Creating Change Through Art

September 28, 2015 § Leave a comment

In my last post, I stumbled on the idea that religion teaches us to see the world from a specific point of view, while art teaches us to see the world from all points of view. This topic deserves to be expanded. The word “art” can be a little vague because we forget the wide breadth that this covers within culture. To name just a few areas where art is who we are—film, television, literature, journalism, architecture, fashion, visual arts, theater, the art of making a speech, the art of making a meal, the art of conversation.

Art provides empathy. Empathy is the greatest experience that we can achieve. Through all of the means I have listed (and then some) we strive to share something special to us in order to give that feeling to others. We find a breakthrough in our craft, which leads to the completion of a story, which leads to the beginning of another story. By sharing this, others may feel what we feel. Or maybe they don’t. Maybe they are opposed to what we feel, and they will create a different story out of that experience.

By sharing, we spread the meme, and the meme grows. It is an organic process—ever-evolving. Through that evolution, life continues to change, only remaining the same in its substance. When we do not allow the story to shift and change, we’re in danger. If we do not allow metaphor and symbolism to have their way, we’re lacking in the imagination that can save us.

In my research, I’m currently studying the process of the mystics. Mystics often come from a traditionally religious background, but they have also been some of the great non-practicing figures, such as the poets Rimbaud or Walt Whitman. Writer Gershom Scholem shares:

“The most radical of the revolutionary mystics are those who not only reinterpret and transform the religious authority, but aspire to establish a new authority based on their own experience… The formlessness of the original experience may even lead to a dissolution of all form, even in interpretation (On The Kabbalah And Its Symbolism, 11).”

The word mystic can easily be substituted here for artist. Through persistent study, the artist breaks down what came before to create a new language. This language not only captures the zeitgeist, it transforms it.

The literalist, on the other hand, sees the words within holy books as stagnant, unmoving, ever the same. This causes a conservative rigid outlook on life—black and white, good and evil, wrong or right. To get beyond the words, we must stare at the words for a long time. We must examine their meanings. For example, the word good comes from god. The word evil originates from devil. Our language is steeped in religious concepts. The more I have examined these two words and their meanings, the more I have realized that they don’t actually exist. They only exist as a cultural concept, and not as a reality. Good and evil creates false judgments against outsiders, against people who have a different lifestyle or culture than our own. Within the parameters of good and evil, there is a language of conformity. These terms allow people to persecute others on the basis of differences and a lack of understanding.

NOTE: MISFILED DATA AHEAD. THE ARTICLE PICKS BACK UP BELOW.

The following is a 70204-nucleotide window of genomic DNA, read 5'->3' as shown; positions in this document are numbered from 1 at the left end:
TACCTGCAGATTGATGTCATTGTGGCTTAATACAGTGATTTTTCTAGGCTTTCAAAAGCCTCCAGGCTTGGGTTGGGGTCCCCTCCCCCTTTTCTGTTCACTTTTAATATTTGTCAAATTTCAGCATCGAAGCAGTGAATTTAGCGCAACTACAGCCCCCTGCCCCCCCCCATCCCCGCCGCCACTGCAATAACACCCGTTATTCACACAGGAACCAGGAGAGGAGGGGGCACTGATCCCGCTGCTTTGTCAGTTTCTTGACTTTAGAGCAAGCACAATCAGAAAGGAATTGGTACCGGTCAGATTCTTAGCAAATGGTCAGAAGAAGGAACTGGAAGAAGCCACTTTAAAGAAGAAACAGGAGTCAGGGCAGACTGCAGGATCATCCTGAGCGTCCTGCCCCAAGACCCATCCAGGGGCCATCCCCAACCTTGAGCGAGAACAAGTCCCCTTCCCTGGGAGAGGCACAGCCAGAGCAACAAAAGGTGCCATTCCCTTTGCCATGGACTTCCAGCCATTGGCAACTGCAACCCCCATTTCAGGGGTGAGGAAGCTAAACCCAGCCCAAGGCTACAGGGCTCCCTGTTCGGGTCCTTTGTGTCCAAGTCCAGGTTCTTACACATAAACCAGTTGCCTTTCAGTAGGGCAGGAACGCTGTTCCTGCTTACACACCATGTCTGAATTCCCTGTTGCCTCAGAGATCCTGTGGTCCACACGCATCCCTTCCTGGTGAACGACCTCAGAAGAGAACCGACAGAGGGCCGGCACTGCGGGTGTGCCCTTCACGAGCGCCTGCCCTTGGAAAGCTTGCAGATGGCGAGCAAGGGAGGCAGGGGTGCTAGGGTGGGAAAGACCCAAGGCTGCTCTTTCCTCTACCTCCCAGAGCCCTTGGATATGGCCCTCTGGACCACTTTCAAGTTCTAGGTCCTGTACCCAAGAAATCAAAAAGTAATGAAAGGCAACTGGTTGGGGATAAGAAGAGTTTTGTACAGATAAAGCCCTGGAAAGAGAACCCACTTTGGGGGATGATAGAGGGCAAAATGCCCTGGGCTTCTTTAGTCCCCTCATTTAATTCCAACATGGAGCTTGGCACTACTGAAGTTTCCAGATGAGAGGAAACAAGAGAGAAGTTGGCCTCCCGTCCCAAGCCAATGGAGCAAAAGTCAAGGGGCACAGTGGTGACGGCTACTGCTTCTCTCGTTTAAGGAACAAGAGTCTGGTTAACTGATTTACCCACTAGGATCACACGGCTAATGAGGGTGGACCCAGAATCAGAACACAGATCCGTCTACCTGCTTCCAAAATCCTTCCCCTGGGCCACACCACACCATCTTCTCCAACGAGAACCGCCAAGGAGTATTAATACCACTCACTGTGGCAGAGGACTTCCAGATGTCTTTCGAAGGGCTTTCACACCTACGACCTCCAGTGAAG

We are an animal, and animals have motivations for survival. The greater portion of our faults come from being easily spooked. We over-compensate when we perceive the slightest threat. We are over-crowded in cities, stressed out and impatient, over-worked and struggling. News stations work hard to keep us uneducated and afraid. This in turn makes us want to commit atrocities against perceived threats.

Democracy is extremely fragile. We must be vigilant, because at any moment democracy can turn back into fascism. Last week the president of China visited Seattle. He had dinner at Bill Gates’ mansion. Fascism is happening right now in China. Activist artists such as Ai Wei Wei, Liu Yi, Zhao Zhao, and Chen Guang are threatened by the government on a daily basis. Leading up to June 4th, over 100 activists were taken into custody before the 25th anniversary of the massacre at Tiananmen Square. Some were imprisoned on trumped-up charges. Others were spirited away by police on forced vacations. Anything in order to silence the voices that are determined to remember the protesters who lost their lives in 1989. It is clear that not much has changed since then. Art is a threat against those who spread fear.

We must be grateful for our freedom of speech. In the US, just sixty years ago, you’d be hard-pressed to find a copy of Lady Chattely’s Lover by D.H. Lawrence (one of the greatest novels ever written). Allen Ginsberg underwent an obscenity trial for his poem Howl. Henry Miller’s novel Tropic of Cancer was banned for close to 30 years until the early 1960’s. People in Hollywood were blacklisted from working in film, and censorship was around every corner. Communism became a dirty word, and the American government used that fear against us. We are told that we live in a democracy, but vigilance is necessary in order to fully achieve that.